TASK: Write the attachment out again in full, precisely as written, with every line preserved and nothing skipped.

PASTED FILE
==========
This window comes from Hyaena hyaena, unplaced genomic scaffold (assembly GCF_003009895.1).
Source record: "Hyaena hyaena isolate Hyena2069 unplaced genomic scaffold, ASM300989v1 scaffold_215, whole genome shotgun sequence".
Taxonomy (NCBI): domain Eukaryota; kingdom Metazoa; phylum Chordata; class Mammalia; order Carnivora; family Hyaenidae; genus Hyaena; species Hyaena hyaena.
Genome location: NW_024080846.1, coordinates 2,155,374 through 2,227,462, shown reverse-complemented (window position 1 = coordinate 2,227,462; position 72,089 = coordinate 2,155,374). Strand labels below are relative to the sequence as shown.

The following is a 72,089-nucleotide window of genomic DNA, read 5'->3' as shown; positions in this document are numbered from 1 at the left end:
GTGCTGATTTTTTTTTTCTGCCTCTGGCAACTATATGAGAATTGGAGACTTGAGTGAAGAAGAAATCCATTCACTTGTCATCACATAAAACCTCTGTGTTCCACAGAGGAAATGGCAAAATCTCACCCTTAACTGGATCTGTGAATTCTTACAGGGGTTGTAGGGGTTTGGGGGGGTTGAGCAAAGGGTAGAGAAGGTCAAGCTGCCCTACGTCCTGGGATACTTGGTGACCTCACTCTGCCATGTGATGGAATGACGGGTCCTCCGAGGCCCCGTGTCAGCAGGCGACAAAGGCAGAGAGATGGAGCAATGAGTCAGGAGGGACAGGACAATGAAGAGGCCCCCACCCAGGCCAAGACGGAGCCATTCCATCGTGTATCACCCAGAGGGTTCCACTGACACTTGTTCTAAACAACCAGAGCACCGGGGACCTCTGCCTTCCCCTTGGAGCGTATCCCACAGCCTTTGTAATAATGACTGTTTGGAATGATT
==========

This window comes from Hyaena hyaena, unplaced genomic scaffold (assembly GCF_003009895.1).
Source record: "Hyaena hyaena isolate Hyena2069 unplaced genomic scaffold, ASM300989v1 scaffold_215, whole genome shotgun sequence".
Taxonomy (NCBI): domain Eukaryota; kingdom Metazoa; phylum Chordata; class Mammalia; order Carnivora; family Hyaenidae; genus Hyaena; species Hyaena hyaena.
Genome location: NW_024080846.1, coordinates 2,155,374 through 2,227,462, shown reverse-complemented (window position 1 = coordinate 2,227,462; position 72,089 = coordinate 2,155,374). Strand labels below are relative to the sequence as shown.

The following is a 72,089-nucleotide window of genomic DNA, read 5'->3' as shown; positions in this document are numbered from 1 at the left end:
GTGCTGATTTTTTTTTTCTGCCTCTGGCAACTATATGAGAATTGGAGACTTGAGTGAAGAAGAAATCCATTCACTTGTCATCACATAAAACCTCTGTGTTCCACAGAGGAAATGGCAAAATCTCACCCTTAACTGGATCTGTGAATTCTTACAGGGGTTGTAGGGGTTTGGGGGGGTTGAGCAAAGGGTAGAGAAGGTCAAGCTGCCCTACGTCCTGGGATACTTGGTGACCTCACTCTGCCATGTGATGGAATGACGGGTCCTCCGAGGCCCCGTGTCAGCAGGCGACAAAGGCAGAGAGATGGAGCAATGAGTCAGGAGGGACAGGACAATGAAGAGGCCCCCACCCAGGCCAAGACGGAGCCATTCCATCGTGTATCACCCAGAGGGTTCCACTGACACTTGTTCTAAACAACCAGAGCACCGGGGACCTCTGCCTTCCCCTTGGAGCGTATCCCACAGCCTTTGTAATAATGACTGTTTGGAATGATT